Today we are very happy to feature an interview with Red Hat engineer Owen Taylor. Owen is the project leader of the GTK+ multi-platform toolkit, also known for his contributions on Pango. It is also important to note that a few days ago he received the highest number of votes for the Gnome Board of Directors elections. In the following Q&A we discuss about the features on GTK+ 2.6 and beyond, RAD tools, performance, GL and other widgets, GTK# and lots more!
1. Which are the main new features users and developers will enjoy with the release of GTK+ 2.4? Are editable toolbars going to be in?
Owen Taylor: Important new features in GTK+-2.4 include:
– The new file selector widget, GtkFileChooser. We expect to have a much-improved user interface as compared to the old file selector, but even more importantly, the internal design is cleaner and more encapsulated. That allows us to continue improving the user interface in the future, something that was never possible with the old fileselector. The other neat feature we have with this new widget is tight integration with gnome-vfs for GTK+ applications running within GNOME. There will be a consistent view of available filesystems between GTK+ and Nautilus.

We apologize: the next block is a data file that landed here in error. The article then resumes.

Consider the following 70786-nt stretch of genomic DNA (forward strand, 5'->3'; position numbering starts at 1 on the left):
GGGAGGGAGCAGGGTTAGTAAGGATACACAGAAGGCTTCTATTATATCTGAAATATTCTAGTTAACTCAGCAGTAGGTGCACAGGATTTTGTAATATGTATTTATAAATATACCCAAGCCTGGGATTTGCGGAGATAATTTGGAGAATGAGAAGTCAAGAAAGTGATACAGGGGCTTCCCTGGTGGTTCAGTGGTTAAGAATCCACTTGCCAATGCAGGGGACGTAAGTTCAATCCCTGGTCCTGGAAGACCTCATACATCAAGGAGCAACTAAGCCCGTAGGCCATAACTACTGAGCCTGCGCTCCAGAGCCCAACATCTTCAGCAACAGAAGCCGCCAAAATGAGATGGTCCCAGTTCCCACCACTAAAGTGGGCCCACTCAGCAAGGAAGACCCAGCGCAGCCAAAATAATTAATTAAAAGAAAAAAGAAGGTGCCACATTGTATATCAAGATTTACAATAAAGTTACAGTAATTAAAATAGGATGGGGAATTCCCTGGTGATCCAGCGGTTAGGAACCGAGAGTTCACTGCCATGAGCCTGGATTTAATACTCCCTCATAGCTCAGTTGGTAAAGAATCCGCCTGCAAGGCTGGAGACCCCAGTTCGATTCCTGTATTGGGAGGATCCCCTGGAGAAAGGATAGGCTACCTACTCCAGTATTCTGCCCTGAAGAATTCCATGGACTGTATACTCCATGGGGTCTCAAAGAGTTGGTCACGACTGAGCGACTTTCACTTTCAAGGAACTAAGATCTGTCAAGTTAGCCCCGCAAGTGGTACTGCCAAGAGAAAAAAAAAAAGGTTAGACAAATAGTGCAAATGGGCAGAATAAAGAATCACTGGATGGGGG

– A new dropdown widget, GtkComboBox. It handles both editable dropdowns and non-editable dropdowns; in previous versions of GTK+, we had two different widgets with different programmer and user interfaces.
– A standard way of doing completion in text entry widgets.
– A new menu and toolbar API which is action-based, meaning that the programmer just implements a callback for the “Save” action, rather than having to worry about separate callbacks for menu and toolbar items. If you disable the “Save” action, then both the menu and toolbar item are automatically disabled.
I’m probably forgetting something else important… the support for editable toolbars is there, and the GTK+-2.4 version Epiphany has editable toolbars, but GTK+-2.4 itself won’t contain the user interface for editing toolbars or the support for saving the results of editing. We didn’t feel there was enough consensus and existing practice to standardize that at this point.